Sygmunt Stein, a humble Paris button-maker of Polish-Jewish origin, left a compelling account of his volunteer service fighting Fascism during the Spanish Civil War. Stein (1899-1968) first published his recollections in 1950s articles in the Yiddish “Forverts,” as prepared for publication by the paper’s then-Paris correspondent, Avrom (Abraham) Shulman, better known by the pen name “Avromtshe.”
In 1961, publication in book form followed, as “der Birger-ḳrig in Shpanye.” One reader, author and bund worker Nahum Khanin (1885-1965) lauded Stein’s story as a “terrifying human document.” This text has finally been translated into French in an edition supervised by Stein’s daughter Odette. “My Spanish War: Ending the Myth of the International Brigades” was published by Les éditions du Seuil. Translated by Marina Alexeeva-Antipov, “My Spanish War” recounts in a tartly ironic prose style Stein’s political disillusionment with Stalinism.
At first, although repelled by Soviet purges and show trials, Stein believed, as did other Jewish volunteers, that by personally combatting Fascism in Spain, he would hasten the establishment of a Jewish state. Much aware of The Spanish Expulsion and the Inquisition, Stein experienced “mystical trembling” at the thought that “450 years before, Spanish reactionaries hounded Jewish dwellers from this land. Now, centuries later, a small group of great-grandchildren of these Jews returned to settle a score with their former torturers.” Asked to produce a Yiddish newsletter for Jewish troops, Stein soon discovered that since the Inquisition, no printing press with Hebrew characters could be found in all of Spain.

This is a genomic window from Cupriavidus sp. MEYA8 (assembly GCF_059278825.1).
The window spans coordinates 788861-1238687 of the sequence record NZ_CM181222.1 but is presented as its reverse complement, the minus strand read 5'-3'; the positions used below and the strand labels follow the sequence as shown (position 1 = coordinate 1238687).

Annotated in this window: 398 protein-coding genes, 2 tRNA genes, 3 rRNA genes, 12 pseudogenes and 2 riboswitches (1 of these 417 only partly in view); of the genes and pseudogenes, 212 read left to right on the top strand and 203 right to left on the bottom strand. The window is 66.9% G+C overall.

Leigh Kamping-Carder tells the story of the Mexican Suitcase, a collection of photographs from the Spanish Civil War by Robert Capa, Gerda Taro and David Seymour that got lost in Mexico for almost 70 years.
Ilan Stavans wonders why we can’t escape from Harry Houdini.
Shoshana Olidort reviews Avi Steinberg’s “Running the Books: The Adventures of an Accidental Prison Librarian.”
Marla Brown Fogelman reviews “The Jews of San Nicandro,” a book about a remote Italian town whose 80-odd inhabitants all converted to Judaism after World War II.
Philologos is on the make.
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